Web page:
Reevaluating My Sense of Self

If you’ve ever been in a toxic relationship for an extended period of time, then you know where I’m coming from.

It’s like going through a tunnel. The beginning is full of working lights, clean air, and the end looks close and bright as can be. As you walk through, however, the lights begin to flicker, the air becomes dirty, and the walls filled with graffiti. These changes happen so gradually that no step seems that much worse than the last. It’s like when you slowly increase the temperature of water. You can’t really feel any changes until, all of the sudden you’re scolding.

As you get closer to the end, you notice the clouds have rolled in and it’s storming. At this point, you’re scolding hot but the weather outside is frightful (da da da dadadaaa).

Do you remain in this toxic environment?

Do you venture out and try your damnedest to weather the storm?

I spent 3 years with only my ex-girlfriend. The red flags I should have noticed early on were overshadowed by the novelty of the relationship. We spent most of our time with friends, so the lack of commonality and communication wasn’t apparent. As we withdrew from our social circles and got a place together, having time alone was great. Until it wasn’t.

I knew exactly who I was during the time I was single before we started dating. I was happy. I was social, I had an abundance of friends, I was confident in my abilities across the board. I knew where I needed improvement and had plans to get there. I also knew exactly the girl I was looking for.

Now, years later, a scar-laden version of myself has emerged. It’s been over a month now, and, honestly, I had been preparing for this day to come for the past 9 months, whether I realized it at the time or not. The fact is, we both knew what was coming but neither of us wanted to face reality and take responsibility. Finally, after the catalyst of multiple painful ordeals in a row, I did.

I felt fantastic. I had what felt like 1,000 pounds lifted from my aching back.


Now what?

I am single for the first time in 3 years. I am surrounded by younger women at a large University with whom I have trouble relating to.

I thought I found the someone I hoped to find over the years. The type of girl I can see myself getting married to. The only type of girl that those thoughts have ever entered my mind over. I found a girl that matched everything I wrote down in a journal entry during the time when I was at my happiest. I wrote that entry 3 years and 2 months ago, right before I met my ex-girlfriend. I knew she didn’t match what I felt I needed to best compliment not only who I was as a person but who I wanted to become.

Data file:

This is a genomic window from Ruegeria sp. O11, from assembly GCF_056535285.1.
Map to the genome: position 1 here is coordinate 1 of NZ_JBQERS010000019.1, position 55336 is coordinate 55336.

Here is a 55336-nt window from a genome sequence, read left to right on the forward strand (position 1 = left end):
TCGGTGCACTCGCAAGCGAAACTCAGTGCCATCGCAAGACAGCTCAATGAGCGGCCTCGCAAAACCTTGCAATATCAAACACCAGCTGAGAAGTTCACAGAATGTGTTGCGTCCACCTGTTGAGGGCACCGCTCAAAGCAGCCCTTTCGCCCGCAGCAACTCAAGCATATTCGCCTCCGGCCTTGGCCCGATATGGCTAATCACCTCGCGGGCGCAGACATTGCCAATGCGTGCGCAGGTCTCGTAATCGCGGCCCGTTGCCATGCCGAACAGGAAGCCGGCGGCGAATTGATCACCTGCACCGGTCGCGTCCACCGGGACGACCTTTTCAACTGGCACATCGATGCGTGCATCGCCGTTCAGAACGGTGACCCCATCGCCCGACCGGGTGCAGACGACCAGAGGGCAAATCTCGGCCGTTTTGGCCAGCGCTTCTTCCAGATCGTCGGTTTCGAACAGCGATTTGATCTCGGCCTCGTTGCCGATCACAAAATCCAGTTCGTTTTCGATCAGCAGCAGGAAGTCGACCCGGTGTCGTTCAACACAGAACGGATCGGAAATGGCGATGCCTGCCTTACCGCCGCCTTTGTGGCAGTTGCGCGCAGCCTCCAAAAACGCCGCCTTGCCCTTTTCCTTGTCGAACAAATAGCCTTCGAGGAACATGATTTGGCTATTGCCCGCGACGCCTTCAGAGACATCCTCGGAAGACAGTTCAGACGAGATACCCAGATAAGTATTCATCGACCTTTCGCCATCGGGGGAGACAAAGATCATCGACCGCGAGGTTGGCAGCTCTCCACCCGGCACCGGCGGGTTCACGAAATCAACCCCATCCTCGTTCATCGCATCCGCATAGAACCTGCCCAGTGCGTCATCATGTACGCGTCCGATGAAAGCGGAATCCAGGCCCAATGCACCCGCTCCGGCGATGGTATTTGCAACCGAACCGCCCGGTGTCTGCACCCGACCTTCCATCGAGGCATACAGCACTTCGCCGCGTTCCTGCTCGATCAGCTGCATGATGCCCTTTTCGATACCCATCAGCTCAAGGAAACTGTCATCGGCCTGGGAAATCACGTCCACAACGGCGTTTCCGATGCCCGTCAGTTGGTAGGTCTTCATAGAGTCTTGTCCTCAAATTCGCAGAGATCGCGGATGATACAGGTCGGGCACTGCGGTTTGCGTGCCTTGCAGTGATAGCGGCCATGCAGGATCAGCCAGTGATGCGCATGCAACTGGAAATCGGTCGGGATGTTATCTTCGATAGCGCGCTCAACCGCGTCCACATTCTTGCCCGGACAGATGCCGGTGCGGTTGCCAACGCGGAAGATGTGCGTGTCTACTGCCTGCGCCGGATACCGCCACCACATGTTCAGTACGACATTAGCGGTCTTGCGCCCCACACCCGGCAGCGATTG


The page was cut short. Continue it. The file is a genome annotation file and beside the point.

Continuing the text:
I fell in love anyway, and those differences snow-balled into a toxic 9 months.


I lost a chunk of my identity throughout the course of my last relationship. The toxicity made me miserable, and I fear that it’s lingering effects have had quite an impact on me. I know what I want, and I have tried as hard as I can to get there. I want to be the guy that can have a fulfilling, healthy relationship with a girl as intelligent and ambitious as I am. I want more than anything to create this world I can share with someone who wants as much out of life that I do.

I have to do a lot of soul-searching in the meantime. I know what I like, and I thought I knew what was best for me. Those questions and answers can be absolutely beautiful or utterly dangerous. I have been meditating and journaling a lot lately to try and figure out what I need on a fundamental level.

For me, according to an excerpt of my journal entry from June 2013 entitled ‘My Ideal Girl’

–articulate, can hold a conversation…values her health and fitness…has drive and ambition…has healthy relationships with her friends and family…has a good sense of humor/doesn’t take herself too seriously…outgoing…enjoys reading…intelligent so we can talk about things not related to reality TV or other TV shows…confident in her own abilities

After spending the last 3 years single, meditating regularly, building a social circle, excelling and kicking ass at my job in the Air Force, building my self confidence, and studying psychology…this is what I want in my life.

I have a great suspicion that the lack of the above in my previous relationships is exactly why they have not worked. My needs haven’t been close to being met, and my girlfriends have always gotten all of that from me but not given any of it return.

I wrote that then, and I feel just as confident about my desires now. I know that in order to earn $1,000,000 you have to provide $1,000,000 in value. Just like any transaction, you get what you put in.

Right now, I have to figure out how to be the guy that truly deserves to have that kind of person in his life. Taking responsibility for things that aren’t how you want them to be is the first step. I talk about taking ownership of your life in this article.

That is one of the hardest truths to face. I do know that I have the ability to be that person. I know what I bring to the table and I’m not afraid to eat alone for a while. Being alone doesn’t scare me. Not living life to my best ability does.

Right now, this is my priority. (Along with my studies of course)

I have to reevaluate my strengths, identify my weaknesses, and determine what it means to be the man I truly want to be…

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